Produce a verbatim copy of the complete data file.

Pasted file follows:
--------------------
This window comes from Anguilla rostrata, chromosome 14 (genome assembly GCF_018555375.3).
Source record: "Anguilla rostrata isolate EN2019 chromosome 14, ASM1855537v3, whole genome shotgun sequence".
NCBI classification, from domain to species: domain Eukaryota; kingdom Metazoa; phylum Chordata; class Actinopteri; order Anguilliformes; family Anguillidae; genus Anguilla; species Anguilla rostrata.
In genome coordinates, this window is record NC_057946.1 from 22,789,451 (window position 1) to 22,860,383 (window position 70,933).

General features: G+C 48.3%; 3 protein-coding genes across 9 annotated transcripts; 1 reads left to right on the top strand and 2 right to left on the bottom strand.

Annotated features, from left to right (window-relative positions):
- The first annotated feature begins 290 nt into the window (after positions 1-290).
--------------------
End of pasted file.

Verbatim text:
This window comes from Anguilla rostrata, chromosome 14 (genome assembly GCF_018555375.3).
Source record: "Anguilla rostrata isolate EN2019 chromosome 14, ASM1855537v3, whole genome shotgun sequence".
NCBI classification, from domain to species: domain Eukaryota; kingdom Metazoa; phylum Chordata; class Actinopteri; order Anguilliformes; family Anguillidae; genus Anguilla; species Anguilla rostrata.
In genome coordinates, this window is record NC_057946.1 from 22,789,451 (window position 1) to 22,860,383 (window position 70,933).

General features: G+C 48.3%; 3 protein-coding genes across 9 annotated transcripts; 1 reads left to right on the top strand and 2 right to left on the bottom strand.

Annotated features, from left to right (window-relative positions):
- The first annotated feature begins 290 nt into the window (after positions 1-290).